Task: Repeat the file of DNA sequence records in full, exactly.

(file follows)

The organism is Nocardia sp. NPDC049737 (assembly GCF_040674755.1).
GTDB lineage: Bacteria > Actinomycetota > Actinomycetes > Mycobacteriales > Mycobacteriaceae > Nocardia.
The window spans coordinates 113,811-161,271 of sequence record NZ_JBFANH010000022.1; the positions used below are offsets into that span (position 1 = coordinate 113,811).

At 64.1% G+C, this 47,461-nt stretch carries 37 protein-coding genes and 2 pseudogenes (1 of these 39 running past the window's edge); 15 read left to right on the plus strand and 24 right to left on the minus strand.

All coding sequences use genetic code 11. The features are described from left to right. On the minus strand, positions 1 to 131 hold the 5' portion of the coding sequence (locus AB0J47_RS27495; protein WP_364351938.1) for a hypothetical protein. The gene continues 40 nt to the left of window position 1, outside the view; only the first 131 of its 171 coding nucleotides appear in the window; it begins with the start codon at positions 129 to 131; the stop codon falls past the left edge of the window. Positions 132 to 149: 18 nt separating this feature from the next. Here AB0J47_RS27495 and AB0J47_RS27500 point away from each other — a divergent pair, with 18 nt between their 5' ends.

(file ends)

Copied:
The organism is Nocardia sp. NPDC049737 (assembly GCF_040674755.1).
GTDB lineage: Bacteria > Actinomycetota > Actinomycetes > Mycobacteriales > Mycobacteriaceae > Nocardia.
The window spans coordinates 113,811-161,271 of sequence record NZ_JBFANH010000022.1; the positions used below are offsets into that span (position 1 = coordinate 113,811).

At 64.1% G+C, this 47,461-nt stretch carries 37 protein-coding genes and 2 pseudogenes (1 of these 39 running past the window's edge); 15 read left to right on the plus strand and 24 right to left on the minus strand.

All coding sequences use genetic code 11. The features are described from left to right. On the minus strand, positions 1 to 131 hold the 5' portion of the coding sequence (locus AB0J47_RS27495; protein WP_364351938.1) for a hypothetical protein. The gene continues 40 nt to the left of window position 1, outside the view; only the first 131 of its 171 coding nucleotides appear in the window; it begins with the start codon at positions 129 to 131; the stop codon falls past the left edge of the window. Positions 132 to 149: 18 nt separating this feature from the next. Here AB0J47_RS27495 and AB0J47_RS27500 point away from each other — a divergent pair, with 18 nt between their 5' ends.